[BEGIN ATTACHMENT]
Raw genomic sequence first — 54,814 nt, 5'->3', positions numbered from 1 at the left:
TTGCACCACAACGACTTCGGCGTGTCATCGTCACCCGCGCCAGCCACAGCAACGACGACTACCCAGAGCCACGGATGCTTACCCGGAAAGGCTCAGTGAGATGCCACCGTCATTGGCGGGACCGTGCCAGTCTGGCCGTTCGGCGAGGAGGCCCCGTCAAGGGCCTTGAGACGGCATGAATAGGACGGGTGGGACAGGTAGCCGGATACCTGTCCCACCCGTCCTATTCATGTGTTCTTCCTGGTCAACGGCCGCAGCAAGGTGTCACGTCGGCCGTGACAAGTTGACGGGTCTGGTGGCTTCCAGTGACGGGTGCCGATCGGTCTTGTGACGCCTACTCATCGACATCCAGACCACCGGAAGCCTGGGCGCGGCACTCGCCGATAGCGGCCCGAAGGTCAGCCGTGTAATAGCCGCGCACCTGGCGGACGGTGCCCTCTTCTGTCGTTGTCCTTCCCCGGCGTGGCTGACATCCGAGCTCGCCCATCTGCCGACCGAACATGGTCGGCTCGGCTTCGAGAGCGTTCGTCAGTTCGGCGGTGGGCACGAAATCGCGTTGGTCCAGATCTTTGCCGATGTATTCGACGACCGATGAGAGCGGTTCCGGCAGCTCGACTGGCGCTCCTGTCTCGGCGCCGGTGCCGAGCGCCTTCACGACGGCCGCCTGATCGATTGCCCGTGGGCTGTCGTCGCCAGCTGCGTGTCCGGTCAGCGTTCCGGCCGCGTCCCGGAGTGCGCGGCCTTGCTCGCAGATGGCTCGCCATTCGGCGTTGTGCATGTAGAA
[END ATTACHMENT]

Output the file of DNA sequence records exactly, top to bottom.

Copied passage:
Raw genomic sequence first — 54,814 nt, 5'->3', positions numbered from 1 at the left:
TTGCACCACAACGACTTCGGCGTGTCATCGTCACCCGCGCCAGCCACAGCAACGACGACTACCCAGAGCCACGGATGCTTACCCGGAAAGGCTCAGTGAGATGCCACCGTCATTGGCGGGACCGTGCCAGTCTGGCCGTTCGGCGAGGAGGCCCCGTCAAGGGCCTTGAGACGGCATGAATAGGACGGGTGGGACAGGTAGCCGGATACCTGTCCCACCCGTCCTATTCATGTGTTCTTCCTGGTCAACGGCCGCAGCAAGGTGTCACGTCGGCCGTGACAAGTTGACGGGTCTGGTGGCTTCCAGTGACGGGTGCCGATCGGTCTTGTGACGCCTACTCATCGACATCCAGACCACCGGAAGCCTGGGCGCGGCACTCGCCGATAGCGGCCCGAAGGTCAGCCGTGTAATAGCCGCGCACCTGGCGGACGGTGCCCTCTTCTGTCGTTGTCCTTCCCCGGCGTGGCTGACATCCGAGCTCGCCCATCTGCCGACCGAACATGGTCGGCTCGGCTTCGAGAGCGTTCGTCAGTTCGGCGGTGGGCACGAAATCGCGTTGGTCCAGATCTTTGCCGATGTATTCGACGACCGATGAGAGCGGTTCCGGCAGCTCGACTGGCGCTCCTGTCTCGGCGCCGGTGCCGAGCGCCTTCACGACGGCCGCCTGATCGATTGCCCGTGGGCTGTCGTCGCCAGCTGCGTGTCCGGTCAGCGTTCCGGCCGCGTCCCGGAGTGCGCGGCCTTGCTCGCAGATGGCTCGCCATTCGGCGTTGTGCATGTAGAA